Jill just told me today that I did indeed watch TV all afternoon after surgery, episodes of “Criminal Minds.” Apparently I thought I was watching HGTV. I have no memory of this but it makes me laugh. I hope I enjoyed whatever I hallucinated I was watching.

I’m completely sold on the idea of having my main medical care outside the US. I hesitate to use the term “medical tourism” because that implies a one-and-done attitude, which is no longer my attitude. I am in a place that is known for encouraging medical tourism but the doctors are not at all money-hungry, say-anything types. They practice medicine as it is meant to be practiced. I don’t think they realize how much it means to me. If I were a weepy person, I would have wept with gratitude several times during the process.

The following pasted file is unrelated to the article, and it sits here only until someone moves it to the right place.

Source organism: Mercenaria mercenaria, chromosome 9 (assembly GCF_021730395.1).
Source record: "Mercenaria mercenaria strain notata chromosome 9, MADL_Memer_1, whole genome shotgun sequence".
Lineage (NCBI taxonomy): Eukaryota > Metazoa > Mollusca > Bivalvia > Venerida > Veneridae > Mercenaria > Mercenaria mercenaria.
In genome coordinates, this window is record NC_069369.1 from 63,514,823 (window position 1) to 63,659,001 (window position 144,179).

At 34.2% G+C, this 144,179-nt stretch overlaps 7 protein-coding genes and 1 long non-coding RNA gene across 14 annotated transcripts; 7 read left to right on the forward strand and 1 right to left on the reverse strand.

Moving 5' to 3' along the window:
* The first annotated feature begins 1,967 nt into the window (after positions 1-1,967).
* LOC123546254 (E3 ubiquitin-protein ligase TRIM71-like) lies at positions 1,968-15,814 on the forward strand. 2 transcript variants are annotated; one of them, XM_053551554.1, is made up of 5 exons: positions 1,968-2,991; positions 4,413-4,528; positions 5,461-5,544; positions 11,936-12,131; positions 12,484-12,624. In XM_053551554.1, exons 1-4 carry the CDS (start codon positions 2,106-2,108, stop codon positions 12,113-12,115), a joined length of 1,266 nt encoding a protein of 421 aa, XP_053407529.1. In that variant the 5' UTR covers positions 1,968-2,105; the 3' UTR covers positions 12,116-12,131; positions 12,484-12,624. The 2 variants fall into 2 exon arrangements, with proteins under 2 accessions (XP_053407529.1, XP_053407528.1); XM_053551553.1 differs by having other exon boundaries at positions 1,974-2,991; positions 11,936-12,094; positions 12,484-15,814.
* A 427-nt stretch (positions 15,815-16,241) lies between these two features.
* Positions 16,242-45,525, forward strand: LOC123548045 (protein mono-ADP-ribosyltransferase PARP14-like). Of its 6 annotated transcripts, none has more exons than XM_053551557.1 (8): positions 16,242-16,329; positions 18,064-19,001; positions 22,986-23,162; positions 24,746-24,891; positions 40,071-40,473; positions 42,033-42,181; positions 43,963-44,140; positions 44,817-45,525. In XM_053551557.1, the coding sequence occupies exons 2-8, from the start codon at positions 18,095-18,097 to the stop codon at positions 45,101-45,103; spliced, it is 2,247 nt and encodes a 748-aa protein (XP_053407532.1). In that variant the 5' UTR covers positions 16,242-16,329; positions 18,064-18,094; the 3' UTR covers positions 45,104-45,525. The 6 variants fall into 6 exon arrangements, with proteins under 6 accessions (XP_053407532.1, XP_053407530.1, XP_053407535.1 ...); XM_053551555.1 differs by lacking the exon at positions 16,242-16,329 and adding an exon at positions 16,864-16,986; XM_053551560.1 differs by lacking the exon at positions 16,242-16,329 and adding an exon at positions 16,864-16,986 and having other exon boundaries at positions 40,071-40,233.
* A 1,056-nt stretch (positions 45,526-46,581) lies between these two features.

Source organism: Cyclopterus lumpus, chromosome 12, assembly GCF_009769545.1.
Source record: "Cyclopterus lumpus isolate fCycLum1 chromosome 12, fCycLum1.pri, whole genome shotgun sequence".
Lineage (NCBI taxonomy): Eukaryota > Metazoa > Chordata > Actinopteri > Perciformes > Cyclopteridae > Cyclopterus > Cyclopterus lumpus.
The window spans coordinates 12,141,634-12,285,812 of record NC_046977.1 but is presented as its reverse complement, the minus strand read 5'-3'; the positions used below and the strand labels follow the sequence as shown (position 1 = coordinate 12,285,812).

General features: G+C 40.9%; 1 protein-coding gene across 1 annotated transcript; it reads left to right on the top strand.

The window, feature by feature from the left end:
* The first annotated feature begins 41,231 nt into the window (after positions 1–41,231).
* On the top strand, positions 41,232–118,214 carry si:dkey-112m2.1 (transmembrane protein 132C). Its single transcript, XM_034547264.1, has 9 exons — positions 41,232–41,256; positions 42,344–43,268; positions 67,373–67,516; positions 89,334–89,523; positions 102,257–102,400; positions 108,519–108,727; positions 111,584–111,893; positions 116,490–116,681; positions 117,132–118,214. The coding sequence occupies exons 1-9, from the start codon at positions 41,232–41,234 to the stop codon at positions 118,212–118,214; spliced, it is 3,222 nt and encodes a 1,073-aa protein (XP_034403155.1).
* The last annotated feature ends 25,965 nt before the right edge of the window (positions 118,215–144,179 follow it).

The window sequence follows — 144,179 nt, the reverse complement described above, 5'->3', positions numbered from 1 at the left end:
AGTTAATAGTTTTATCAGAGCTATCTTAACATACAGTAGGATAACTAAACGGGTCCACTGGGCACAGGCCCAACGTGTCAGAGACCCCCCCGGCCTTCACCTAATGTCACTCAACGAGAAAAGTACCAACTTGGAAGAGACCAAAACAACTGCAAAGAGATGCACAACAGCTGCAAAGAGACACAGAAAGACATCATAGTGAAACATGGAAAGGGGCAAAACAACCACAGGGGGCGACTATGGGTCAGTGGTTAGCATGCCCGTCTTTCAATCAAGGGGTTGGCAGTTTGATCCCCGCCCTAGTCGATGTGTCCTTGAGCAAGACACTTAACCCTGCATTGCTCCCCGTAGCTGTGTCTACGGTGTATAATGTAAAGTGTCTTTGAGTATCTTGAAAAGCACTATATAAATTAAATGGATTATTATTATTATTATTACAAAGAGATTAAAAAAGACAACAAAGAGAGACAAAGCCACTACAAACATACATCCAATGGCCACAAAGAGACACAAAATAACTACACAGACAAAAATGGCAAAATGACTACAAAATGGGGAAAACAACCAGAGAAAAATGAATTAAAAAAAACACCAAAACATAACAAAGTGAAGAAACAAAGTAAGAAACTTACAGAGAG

the surgery

You can read a detailed explanation of what is done during the surgery here. I had osteophytes (aka bone spurs), so those were shaved off while the surgeon was in my neck. The surgery itself took an hour, I think he said. I was fully under. It is the first surgery of my life. I had no major problems recovering, though I suffered an extreme bout of being hot, and had muscle spasms. I vaguely remember this. It does feel like my thermostat has been reset to “hot” and I’ve been cold-natured my whole life. I don’t know if this effect will subside or not. (I am sure the plane crash damaged my pituitary gland and I’ve been running hotter-than-normal since, but this is on a whole new level.) Anesthesia does many things, and different people have different reactions. I wore a soft cervical collar for 3 days after, which made sleeping difficult. I wasn’t doing much else anyway.

Pain was easily controlled with a mild prescription pain-killer. I only took it for a couple days for comfort. The worst pain was living with the injury for three years. Surgical pain? Hardly noticeable. (This is normal for this type of surgery.)

Screws inserted in my bone, the disc is removed.
Screws inserted in my bone, the damaged disc is removed.